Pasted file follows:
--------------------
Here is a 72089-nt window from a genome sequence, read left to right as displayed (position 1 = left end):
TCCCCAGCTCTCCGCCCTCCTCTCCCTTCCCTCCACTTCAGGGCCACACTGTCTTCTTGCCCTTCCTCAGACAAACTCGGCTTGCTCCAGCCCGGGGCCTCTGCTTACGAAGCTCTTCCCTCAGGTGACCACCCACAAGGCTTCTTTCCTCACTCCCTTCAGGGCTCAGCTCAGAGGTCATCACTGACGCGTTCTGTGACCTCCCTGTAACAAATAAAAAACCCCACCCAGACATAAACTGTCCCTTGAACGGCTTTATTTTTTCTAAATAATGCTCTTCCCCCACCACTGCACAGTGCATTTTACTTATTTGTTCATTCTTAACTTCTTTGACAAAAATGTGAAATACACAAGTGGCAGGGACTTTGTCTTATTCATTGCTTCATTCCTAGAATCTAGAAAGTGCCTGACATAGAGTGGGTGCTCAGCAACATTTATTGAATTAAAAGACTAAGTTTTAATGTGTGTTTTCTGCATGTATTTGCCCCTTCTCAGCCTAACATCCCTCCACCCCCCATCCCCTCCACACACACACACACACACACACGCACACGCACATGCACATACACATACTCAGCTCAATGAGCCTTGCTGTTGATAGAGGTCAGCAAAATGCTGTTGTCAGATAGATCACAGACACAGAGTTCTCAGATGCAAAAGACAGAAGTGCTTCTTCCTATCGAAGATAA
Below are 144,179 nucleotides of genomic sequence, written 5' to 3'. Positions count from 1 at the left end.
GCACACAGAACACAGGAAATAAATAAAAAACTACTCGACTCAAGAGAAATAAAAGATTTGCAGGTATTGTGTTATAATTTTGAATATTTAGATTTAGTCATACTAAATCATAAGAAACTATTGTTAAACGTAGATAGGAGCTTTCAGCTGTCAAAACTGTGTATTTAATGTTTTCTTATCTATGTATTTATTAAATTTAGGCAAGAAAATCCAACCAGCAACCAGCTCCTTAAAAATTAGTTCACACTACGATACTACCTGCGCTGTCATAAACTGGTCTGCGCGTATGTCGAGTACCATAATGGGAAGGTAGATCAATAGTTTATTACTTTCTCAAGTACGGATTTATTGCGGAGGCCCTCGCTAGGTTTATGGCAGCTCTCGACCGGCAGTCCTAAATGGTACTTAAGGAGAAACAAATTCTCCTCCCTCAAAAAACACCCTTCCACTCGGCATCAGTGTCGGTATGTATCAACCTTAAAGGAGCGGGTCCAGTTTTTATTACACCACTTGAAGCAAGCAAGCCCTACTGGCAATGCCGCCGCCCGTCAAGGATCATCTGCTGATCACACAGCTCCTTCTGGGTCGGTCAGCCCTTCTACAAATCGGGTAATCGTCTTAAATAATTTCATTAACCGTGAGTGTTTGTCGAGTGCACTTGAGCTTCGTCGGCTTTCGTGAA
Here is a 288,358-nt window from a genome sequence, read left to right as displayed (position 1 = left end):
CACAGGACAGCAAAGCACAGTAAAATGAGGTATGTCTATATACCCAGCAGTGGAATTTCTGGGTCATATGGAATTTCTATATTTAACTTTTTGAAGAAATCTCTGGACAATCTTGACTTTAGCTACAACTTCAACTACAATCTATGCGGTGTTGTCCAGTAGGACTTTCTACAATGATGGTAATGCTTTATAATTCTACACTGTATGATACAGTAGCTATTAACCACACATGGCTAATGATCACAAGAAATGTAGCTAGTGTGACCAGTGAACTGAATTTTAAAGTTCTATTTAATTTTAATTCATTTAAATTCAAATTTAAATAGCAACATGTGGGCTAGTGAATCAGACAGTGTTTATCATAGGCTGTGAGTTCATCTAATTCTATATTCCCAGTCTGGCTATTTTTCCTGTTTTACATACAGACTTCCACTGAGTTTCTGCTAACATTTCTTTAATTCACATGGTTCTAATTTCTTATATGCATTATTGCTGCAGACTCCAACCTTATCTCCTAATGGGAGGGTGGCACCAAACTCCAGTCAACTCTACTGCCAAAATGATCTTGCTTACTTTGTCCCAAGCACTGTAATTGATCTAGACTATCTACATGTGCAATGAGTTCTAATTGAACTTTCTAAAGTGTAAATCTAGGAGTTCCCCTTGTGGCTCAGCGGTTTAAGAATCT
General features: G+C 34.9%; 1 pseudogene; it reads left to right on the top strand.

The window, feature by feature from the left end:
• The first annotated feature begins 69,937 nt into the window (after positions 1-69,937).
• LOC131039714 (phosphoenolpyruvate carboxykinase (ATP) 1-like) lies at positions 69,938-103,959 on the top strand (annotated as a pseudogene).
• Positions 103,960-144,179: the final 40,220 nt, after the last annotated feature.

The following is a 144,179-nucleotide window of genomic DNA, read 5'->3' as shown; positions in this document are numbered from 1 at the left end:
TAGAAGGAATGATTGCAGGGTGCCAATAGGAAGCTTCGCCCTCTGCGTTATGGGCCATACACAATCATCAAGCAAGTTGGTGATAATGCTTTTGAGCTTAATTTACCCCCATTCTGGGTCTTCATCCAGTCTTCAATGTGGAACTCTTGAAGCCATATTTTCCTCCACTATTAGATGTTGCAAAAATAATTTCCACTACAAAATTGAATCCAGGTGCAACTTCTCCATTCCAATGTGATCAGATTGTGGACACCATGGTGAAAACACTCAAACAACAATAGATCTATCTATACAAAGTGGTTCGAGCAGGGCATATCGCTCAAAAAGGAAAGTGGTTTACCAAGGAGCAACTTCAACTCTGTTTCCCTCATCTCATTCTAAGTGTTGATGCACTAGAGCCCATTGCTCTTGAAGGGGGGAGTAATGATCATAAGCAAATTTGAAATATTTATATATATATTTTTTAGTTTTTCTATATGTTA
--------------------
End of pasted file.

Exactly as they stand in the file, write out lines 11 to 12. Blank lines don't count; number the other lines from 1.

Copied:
• Positions 103,960-144,179: the final 40,220 nt, after the last annotated feature.

The following is a 144,179-nucleotide window of genomic DNA, read 5'->3' as shown; positions in this document are numbered from 1 at the left end: